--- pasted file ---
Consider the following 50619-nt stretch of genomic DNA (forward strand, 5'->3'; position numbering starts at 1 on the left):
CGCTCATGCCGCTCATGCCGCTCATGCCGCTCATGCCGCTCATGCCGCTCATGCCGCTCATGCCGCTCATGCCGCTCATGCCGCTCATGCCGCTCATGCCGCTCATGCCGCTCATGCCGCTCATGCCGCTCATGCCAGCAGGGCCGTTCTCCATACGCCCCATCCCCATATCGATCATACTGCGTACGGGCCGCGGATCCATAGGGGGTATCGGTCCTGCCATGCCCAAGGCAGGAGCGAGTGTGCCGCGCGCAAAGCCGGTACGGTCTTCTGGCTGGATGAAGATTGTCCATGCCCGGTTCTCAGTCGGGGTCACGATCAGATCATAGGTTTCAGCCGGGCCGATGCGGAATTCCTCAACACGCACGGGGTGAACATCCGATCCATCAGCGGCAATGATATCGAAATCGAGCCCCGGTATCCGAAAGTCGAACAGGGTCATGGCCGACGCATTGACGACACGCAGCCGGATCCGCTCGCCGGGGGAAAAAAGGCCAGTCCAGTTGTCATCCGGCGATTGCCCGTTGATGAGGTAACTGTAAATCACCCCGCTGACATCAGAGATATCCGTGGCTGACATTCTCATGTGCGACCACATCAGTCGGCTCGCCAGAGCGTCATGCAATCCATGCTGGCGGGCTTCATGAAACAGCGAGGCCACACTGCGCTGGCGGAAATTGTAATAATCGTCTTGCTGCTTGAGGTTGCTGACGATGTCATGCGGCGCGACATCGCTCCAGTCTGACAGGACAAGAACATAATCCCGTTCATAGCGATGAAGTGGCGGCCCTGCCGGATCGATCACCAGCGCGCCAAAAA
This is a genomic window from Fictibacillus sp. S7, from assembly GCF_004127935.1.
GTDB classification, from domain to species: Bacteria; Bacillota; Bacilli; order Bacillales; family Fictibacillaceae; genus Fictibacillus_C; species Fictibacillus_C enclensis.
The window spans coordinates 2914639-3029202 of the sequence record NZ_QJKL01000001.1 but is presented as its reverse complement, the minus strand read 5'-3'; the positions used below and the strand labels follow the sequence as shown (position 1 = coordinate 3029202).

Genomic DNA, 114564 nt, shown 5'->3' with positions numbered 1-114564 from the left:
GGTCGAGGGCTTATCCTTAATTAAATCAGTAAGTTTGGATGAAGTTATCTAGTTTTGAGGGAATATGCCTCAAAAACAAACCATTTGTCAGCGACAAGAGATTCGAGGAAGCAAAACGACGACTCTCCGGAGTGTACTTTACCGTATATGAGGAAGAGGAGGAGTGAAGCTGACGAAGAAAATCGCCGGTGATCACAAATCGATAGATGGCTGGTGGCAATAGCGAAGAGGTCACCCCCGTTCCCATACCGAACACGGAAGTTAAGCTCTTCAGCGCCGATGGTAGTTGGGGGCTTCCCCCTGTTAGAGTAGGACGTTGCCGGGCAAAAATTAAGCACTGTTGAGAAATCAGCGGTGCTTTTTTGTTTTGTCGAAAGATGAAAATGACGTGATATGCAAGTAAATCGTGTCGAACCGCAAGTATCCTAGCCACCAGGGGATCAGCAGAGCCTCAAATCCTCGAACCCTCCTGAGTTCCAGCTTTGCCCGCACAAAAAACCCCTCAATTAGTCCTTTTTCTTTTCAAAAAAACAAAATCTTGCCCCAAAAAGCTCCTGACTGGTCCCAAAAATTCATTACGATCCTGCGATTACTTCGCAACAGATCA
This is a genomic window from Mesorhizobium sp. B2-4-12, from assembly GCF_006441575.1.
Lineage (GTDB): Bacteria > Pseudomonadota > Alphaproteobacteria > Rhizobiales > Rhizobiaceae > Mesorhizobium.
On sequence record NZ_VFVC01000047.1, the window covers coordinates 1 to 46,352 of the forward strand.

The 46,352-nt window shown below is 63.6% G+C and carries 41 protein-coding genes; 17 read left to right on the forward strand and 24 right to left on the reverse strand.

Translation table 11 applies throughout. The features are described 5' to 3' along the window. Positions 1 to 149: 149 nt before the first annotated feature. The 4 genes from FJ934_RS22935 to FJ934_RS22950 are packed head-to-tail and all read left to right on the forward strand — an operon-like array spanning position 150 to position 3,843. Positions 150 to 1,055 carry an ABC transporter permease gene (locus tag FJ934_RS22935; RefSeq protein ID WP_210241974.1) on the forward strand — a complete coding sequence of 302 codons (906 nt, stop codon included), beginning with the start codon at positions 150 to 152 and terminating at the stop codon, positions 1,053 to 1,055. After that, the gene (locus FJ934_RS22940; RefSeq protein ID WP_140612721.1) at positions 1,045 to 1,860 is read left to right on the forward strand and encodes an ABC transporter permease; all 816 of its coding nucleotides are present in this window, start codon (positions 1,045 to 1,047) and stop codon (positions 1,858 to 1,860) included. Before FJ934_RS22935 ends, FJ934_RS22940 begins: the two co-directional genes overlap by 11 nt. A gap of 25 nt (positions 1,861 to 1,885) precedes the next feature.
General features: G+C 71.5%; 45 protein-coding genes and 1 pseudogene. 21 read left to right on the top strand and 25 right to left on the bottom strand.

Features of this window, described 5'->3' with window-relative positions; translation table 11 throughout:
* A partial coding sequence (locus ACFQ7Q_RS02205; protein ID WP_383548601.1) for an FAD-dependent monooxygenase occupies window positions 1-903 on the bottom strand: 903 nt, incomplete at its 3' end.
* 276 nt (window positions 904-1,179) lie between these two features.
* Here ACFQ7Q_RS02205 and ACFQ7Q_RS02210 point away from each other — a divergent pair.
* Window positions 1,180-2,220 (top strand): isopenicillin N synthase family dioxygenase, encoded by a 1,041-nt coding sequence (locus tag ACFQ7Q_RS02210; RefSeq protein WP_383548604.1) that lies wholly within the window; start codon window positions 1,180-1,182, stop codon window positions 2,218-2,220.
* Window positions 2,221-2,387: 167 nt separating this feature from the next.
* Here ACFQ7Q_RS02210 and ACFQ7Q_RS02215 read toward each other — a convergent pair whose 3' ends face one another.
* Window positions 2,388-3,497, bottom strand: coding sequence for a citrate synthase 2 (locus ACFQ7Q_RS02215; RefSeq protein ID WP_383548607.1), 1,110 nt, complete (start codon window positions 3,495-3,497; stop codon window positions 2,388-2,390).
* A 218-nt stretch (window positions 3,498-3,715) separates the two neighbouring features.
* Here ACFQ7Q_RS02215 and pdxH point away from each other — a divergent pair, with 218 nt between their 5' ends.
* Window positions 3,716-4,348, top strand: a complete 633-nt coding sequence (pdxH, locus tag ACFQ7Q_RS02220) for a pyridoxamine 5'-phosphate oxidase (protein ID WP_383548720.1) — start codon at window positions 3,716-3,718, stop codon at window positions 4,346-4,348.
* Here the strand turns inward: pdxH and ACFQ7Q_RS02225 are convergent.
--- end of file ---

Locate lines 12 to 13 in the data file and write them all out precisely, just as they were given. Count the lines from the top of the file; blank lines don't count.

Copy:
Translation table 11 applies throughout. The features are described 5' to 3' along the window. Positions 1 to 149: 149 nt before the first annotated feature. The 4 genes from FJ934_RS22935 to FJ934_RS22950 are packed head-to-tail and all read left to right on the forward strand — an operon-like array spanning position 150 to position 3,843. Positions 150 to 1,055 carry an ABC transporter permease gene (locus tag FJ934_RS22935; RefSeq protein ID WP_210241974.1) on the forward strand — a complete coding sequence of 302 codons (906 nt, stop codon included), beginning with the start codon at positions 150 to 152 and terminating at the stop codon, positions 1,053 to 1,055. After that, the gene (locus FJ934_RS22940; RefSeq protein ID WP_140612721.1) at positions 1,045 to 1,860 is read left to right on the forward strand and encodes an ABC transporter permease; all 816 of its coding nucleotides are present in this window, start codon (positions 1,045 to 1,047) and stop codon (positions 1,858 to 1,860) included. Before FJ934_RS22935 ends, FJ934_RS22940 begins: the two co-directional genes overlap by 11 nt. A gap of 25 nt (positions 1,861 to 1,885) precedes the next feature.
General features: G+C 71.5%; 45 protein-coding genes and 1 pseudogene. 21 read left to right on the top strand and 25 right to left on the bottom strand.